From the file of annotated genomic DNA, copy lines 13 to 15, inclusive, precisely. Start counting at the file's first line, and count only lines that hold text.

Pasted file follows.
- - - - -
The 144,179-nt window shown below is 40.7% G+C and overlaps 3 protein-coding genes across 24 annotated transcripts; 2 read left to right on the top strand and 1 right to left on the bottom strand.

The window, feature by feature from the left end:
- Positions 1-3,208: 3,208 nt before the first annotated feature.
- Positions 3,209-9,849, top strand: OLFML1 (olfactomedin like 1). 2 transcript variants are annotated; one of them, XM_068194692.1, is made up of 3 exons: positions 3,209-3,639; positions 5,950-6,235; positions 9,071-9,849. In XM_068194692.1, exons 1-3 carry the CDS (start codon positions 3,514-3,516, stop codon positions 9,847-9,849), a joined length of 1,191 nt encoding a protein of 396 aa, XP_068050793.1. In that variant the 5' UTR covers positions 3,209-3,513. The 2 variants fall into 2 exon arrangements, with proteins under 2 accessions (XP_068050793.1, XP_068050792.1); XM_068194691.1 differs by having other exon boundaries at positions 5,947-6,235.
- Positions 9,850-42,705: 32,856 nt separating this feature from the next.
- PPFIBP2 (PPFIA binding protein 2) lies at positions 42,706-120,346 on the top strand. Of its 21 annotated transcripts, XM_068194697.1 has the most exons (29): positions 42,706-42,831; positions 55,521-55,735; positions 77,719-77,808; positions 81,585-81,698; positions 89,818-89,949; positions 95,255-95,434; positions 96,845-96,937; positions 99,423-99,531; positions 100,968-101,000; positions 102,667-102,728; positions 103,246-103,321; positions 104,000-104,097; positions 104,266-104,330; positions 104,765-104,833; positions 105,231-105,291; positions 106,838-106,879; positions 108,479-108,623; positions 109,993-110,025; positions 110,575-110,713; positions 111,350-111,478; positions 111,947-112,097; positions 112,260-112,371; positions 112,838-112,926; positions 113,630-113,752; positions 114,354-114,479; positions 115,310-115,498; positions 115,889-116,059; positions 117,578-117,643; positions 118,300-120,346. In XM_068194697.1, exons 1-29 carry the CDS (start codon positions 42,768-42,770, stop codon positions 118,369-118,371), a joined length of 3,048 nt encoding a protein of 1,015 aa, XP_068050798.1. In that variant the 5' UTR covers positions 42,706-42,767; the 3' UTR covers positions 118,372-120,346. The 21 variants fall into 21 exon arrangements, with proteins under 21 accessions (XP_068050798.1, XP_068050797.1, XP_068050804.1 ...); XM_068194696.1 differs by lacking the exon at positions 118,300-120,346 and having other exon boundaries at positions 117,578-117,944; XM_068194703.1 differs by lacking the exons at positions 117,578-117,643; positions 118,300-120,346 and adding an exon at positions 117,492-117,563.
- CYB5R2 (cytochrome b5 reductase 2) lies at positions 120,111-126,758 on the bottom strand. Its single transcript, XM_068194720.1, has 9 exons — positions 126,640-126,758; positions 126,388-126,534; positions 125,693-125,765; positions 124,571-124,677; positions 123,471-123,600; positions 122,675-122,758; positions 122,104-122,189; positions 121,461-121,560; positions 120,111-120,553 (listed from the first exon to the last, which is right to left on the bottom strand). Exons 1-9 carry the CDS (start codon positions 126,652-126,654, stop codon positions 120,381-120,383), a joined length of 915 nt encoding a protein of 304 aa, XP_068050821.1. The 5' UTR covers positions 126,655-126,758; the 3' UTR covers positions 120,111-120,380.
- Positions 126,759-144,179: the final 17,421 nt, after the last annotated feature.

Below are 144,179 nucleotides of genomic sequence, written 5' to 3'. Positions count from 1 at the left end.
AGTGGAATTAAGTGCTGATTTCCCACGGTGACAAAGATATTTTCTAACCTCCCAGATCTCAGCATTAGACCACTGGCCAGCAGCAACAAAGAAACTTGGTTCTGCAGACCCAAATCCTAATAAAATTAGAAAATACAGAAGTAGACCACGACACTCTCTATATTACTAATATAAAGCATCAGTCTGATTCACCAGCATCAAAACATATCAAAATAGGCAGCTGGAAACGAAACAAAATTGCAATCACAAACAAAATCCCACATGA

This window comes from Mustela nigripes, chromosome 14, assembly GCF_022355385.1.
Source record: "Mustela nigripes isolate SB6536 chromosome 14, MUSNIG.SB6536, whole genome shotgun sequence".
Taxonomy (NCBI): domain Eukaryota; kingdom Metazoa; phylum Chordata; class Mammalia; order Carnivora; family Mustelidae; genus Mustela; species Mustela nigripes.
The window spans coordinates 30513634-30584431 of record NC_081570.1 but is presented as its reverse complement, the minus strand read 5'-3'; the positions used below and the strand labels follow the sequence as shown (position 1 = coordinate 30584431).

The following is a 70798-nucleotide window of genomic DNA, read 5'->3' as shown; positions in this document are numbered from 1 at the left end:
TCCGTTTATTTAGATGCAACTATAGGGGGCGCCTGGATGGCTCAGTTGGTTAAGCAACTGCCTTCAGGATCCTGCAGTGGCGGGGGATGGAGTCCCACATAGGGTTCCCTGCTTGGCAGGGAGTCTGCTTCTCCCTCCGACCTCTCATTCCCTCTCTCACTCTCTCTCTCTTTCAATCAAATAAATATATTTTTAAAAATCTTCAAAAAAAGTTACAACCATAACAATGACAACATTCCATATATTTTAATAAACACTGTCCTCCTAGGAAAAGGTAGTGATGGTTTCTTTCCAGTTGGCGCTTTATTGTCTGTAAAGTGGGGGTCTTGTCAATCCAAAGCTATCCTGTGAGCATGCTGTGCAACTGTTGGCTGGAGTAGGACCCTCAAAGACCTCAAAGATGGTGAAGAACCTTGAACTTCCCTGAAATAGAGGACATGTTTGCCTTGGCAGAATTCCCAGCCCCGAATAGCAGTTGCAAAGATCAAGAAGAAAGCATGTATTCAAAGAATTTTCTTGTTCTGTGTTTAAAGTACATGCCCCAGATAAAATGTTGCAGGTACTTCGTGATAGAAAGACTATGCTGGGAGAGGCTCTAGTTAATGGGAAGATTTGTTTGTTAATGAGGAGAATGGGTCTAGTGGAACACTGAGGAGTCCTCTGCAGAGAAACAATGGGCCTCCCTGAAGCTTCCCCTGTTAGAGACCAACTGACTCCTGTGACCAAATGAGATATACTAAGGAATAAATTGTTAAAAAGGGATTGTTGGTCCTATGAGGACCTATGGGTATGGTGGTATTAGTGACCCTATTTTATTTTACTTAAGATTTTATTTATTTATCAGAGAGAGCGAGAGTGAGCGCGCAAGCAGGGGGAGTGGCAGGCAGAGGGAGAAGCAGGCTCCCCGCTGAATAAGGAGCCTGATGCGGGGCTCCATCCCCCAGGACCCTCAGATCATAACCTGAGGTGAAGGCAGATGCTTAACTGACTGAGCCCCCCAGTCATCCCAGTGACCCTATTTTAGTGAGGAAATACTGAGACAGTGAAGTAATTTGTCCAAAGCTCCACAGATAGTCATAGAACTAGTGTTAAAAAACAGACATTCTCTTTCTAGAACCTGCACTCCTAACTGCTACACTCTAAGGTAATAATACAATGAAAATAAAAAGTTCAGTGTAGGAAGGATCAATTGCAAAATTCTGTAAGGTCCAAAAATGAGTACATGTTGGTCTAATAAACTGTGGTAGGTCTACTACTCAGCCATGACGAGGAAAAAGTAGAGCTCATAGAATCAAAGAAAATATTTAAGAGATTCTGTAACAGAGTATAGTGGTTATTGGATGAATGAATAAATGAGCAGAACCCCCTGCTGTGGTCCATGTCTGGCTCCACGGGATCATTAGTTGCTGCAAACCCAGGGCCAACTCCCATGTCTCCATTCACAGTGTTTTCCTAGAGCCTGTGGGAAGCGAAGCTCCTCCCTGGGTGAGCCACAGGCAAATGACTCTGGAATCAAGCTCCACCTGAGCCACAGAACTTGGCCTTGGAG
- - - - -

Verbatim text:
Taxonomy (NCBI): domain Eukaryota; kingdom Metazoa; phylum Chordata; class Mammalia; order Carnivora; family Mustelidae; genus Mustela; species Mustela nigripes.
The window spans coordinates 30513634-30584431 of record NC_081570.1 but is presented as its reverse complement, the minus strand read 5'-3'; the positions used below and the strand labels follow the sequence as shown (position 1 = coordinate 30584431).

The following is a 70798-nucleotide window of genomic DNA, read 5'->3' as shown; positions in this document are numbered from 1 at the left end: